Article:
Feds ‘Upping Game’ to Catch Cheating Automakers

NHTSA and EPA say they are developing new tests to detect automakers who purposely violate regulations.

Federal regulators say they are taking new steps to catch automakers that skirt or defy government rules and regulations.

Officials with the Environmental Protection Agency say the agency is “upping its game” by creating new tests designed to detect if an automaker is purposely violating government regulations.

The move comes in the wake of revelations that Volkswagen used software on 11 million diesel-powered cars worldwide that activated emissions equipment only during testing sessions.

EPA officials say so far only Volkswagen seems to have been involved in such cheating, though it’s unclear whether the company did so to boost torque on the vehicles, increase fuel-efficiency or simply get-around emissions requirements.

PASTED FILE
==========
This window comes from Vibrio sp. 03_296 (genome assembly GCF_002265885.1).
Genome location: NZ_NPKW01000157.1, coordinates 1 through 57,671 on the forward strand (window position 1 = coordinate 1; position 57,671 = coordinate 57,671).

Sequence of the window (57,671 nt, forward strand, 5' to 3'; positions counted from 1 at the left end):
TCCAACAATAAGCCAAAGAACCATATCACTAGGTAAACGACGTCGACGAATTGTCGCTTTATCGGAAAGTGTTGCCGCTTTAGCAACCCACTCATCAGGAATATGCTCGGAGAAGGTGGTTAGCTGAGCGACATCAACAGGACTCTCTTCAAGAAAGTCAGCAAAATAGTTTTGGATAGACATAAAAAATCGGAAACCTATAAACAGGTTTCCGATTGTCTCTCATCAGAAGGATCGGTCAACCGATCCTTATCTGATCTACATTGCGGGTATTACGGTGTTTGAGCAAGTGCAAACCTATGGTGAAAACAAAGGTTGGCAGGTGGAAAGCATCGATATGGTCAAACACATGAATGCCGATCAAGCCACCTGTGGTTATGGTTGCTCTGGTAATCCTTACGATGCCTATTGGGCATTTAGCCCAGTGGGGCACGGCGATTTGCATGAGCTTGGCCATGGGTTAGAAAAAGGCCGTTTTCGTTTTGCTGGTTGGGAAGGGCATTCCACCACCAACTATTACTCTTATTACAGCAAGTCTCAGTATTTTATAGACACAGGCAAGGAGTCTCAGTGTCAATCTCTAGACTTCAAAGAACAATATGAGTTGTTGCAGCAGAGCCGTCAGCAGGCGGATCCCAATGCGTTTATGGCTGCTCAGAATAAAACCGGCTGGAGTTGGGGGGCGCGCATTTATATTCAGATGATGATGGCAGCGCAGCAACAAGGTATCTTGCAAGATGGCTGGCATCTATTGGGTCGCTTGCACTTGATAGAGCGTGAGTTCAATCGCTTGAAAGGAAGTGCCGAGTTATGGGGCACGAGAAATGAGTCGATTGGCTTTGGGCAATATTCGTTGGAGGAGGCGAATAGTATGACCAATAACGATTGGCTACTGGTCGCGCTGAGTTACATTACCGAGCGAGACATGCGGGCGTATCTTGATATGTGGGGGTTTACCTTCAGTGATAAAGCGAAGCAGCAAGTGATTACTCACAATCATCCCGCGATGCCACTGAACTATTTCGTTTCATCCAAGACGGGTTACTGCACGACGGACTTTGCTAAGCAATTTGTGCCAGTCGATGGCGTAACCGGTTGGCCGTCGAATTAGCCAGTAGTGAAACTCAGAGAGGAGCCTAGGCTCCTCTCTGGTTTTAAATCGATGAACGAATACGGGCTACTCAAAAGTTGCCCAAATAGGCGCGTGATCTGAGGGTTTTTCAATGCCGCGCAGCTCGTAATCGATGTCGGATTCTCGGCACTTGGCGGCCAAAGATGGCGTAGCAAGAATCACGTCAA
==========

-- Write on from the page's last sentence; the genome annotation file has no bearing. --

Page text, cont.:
But the head of the National Highway Traffic Safety Administration says VW’s cheating, combined with the fallout from General Motors’ failure to recall vehicles with faulty ignition switches despite being aware of the problem for more than a decade, means the government must challenge all information provided by automakers.

NHTSA officials say the first question must be whether a lone automaker is violating regulations or if it is a practice that extends throughout the entire industry.   


  • Quinn Klinefelter
    Quinn Klinefelter is a Senior News Editor at 101.9 WDET. In 1996, he was literally on top of the news when he interviewed then-Senator Bob Dole about his presidential campaign and stepped on his feet.